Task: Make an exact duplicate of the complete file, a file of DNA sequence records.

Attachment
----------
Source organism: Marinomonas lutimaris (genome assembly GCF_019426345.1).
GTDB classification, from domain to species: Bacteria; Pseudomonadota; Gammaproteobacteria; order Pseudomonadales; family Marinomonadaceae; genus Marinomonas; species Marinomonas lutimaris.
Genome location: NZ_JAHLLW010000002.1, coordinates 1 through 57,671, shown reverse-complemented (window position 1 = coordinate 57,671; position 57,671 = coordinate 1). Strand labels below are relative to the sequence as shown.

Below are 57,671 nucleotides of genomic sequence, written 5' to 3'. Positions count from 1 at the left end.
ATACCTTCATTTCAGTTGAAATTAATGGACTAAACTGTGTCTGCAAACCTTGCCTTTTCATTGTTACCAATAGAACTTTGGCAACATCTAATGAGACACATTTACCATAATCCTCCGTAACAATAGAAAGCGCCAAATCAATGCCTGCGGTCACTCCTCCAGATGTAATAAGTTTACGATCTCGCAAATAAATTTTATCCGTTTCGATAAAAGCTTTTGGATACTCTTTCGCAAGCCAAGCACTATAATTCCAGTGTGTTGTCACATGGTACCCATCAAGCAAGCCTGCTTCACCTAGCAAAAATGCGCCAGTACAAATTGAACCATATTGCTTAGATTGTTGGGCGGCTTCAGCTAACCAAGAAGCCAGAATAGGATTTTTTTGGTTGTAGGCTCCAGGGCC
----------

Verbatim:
Source organism: Marinomonas lutimaris (genome assembly GCF_019426345.1).
GTDB classification, from domain to species: Bacteria; Pseudomonadota; Gammaproteobacteria; order Pseudomonadales; family Marinomonadaceae; genus Marinomonas; species Marinomonas lutimaris.
Genome location: NZ_JAHLLW010000002.1, coordinates 1 through 57,671, shown reverse-complemented (window position 1 = coordinate 57,671; position 57,671 = coordinate 1). Strand labels below are relative to the sequence as shown.

Below are 57,671 nucleotides of genomic sequence, written 5' to 3'. Positions count from 1 at the left end.
ATACCTTCATTTCAGTTGAAATTAATGGACTAAACTGTGTCTGCAAACCTTGCCTTTTCATTGTTACCAATAGAACTTTGGCAACATCTAATGAGACACATTTACCATAATCCTCCGTAACAATAGAAAGCGCCAAATCAATGCCTGCGGTCACTCCTCCAGATGTAATAAGTTTACGATCTCGCAAATAAATTTTATCCGTTTCGATAAAAGCTTTTGGATACTCTTTCGCAAGCCAAGCACTATAATTCCAGTGTGTTGTCACATGGTACCCATCAAGCAAGCCTGCTTCACCTAGCAAAAATGCGCCAGTACAAATTGAACCATATTGCTTAGATTGTTGGGCGGCTTCAGCTAACCAAGAAGCCAGAATAGGATTTTTTTGGTTGTAGGCTCCAGGGCC